Thursday, January 8, 2009

TCO - True Cost or True Value?

America loves acronyms especially 3 letters ones, so I was not surprised when I was introduced to TCO - Total Cost of Ownership. Total Cost of Ownership or should it be True Cost of Ownership? I had heard of it and was reminded of it just before Christmas when discussing badly manufactured items. Often these items break right away and can't be fixed, creating hassles, loss of time, waste and pollution, plus adding the cost of having to replace them...

Contrast these items with objects made by local artisans. For example a pair of earrings designed and handmade by me. They transcend fads and current fashion so they will last. They are great conversation pieces as they are unique. They are recognizable. If you buy them and the post breaks, for example, I will fix them as I guarantee them. Or if you lose one earring, I will make a matching earring at half the price of a pair if the materials are available. Essentially you get some value for your purchase and service if needed after your purchase. I find this to be true from most of the items purchased from fellow artists.

A Neckpiece's Journey

Last summer I sold this one of a kind neckpiece at a small show in my hometown of Redwood City, CA. (Shown here with rings and spools of C-Lon Bead Cord and Thread SizeD). The newly constructed town square in front of the Old Courthouse had just won a prestigious prize as best new public place in the U.S. A live band was playing on the square. Lots of people were enjoying a late afternoon and early evening listening to music, having their dinner al fresco with a glass of wine or beer and looking at art by local artists, myself among them. The woman who bought the neckpiece seemed very enthusiastic and happy, left my booth wearing her new purchase around her neck.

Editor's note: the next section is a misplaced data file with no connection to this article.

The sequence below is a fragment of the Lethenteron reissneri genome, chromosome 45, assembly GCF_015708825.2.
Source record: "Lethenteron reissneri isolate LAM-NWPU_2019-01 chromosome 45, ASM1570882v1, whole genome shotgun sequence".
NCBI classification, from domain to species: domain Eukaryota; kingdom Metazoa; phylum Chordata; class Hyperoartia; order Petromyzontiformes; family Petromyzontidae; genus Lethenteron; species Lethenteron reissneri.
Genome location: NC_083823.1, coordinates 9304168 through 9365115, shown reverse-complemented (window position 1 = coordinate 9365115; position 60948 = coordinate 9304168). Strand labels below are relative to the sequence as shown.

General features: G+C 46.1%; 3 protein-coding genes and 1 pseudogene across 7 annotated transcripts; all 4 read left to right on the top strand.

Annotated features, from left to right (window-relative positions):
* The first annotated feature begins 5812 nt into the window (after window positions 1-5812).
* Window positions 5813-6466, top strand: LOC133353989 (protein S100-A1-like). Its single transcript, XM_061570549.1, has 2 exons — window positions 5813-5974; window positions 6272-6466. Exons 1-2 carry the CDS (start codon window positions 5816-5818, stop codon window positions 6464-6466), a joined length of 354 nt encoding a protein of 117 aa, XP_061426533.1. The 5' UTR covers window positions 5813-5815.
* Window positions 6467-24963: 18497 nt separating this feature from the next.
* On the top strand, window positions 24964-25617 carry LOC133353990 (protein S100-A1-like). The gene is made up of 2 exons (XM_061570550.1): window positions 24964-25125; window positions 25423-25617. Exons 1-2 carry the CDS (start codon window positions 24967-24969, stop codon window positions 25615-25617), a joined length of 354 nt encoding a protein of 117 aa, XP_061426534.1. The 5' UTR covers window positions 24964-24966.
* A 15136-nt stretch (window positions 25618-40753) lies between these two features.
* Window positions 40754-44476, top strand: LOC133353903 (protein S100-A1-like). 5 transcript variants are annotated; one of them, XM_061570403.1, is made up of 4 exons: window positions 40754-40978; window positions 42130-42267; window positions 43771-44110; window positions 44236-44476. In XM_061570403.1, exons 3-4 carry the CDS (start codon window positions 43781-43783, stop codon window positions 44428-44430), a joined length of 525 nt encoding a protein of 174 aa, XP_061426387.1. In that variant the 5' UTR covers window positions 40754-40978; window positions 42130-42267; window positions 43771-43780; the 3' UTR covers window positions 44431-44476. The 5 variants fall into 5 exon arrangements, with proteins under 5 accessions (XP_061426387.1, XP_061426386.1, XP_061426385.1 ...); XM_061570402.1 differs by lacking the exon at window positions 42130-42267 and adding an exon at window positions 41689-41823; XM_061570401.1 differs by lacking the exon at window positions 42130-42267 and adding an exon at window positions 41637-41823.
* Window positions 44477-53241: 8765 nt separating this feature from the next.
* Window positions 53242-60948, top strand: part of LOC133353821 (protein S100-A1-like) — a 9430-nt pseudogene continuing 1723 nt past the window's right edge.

Many month later I received a call from a woman who had bought a piece of jewelry. She was not wearing it and wanted to return it, but she did not want a refund nor an exchange. She just wanted to donate it back to me as she deemed the piece too beautiful to be donated to Goodwill. She indicated that she was among a group of the population who did not have any problem paying insurance co-payments, so she felt perfectly comfortable donating things she did not wear. I thought we were talking about a small bracelet and told that I would donate it as a door prize at my next show in her spirit. She replied that it was not a good idea and kept insisting that I should keep it or resell it as she had never worn it. We arranged for her to drop it at my studio. Imagine my surprise when I saw the neckpiece back. I was deeply touched and humbled by her thoughtfulness.

On the winter solstice my yoga group got together for an extra long yoga session with a extended meditation and a solstice celebration with a lunch. Several women in the group had asked me to bring some jewelry as they were looking for gifts. I brought many pieces from my collection on trays, no display... And one of the woman in the group immediately got attracted to the neckpiece that had just been returned to me and decided to purchase it. It looks beautiful on her, as if designed just for her. It just needed to be shortened a bit.

Whenever I think of this neckpiece's journey, I smile and wonder...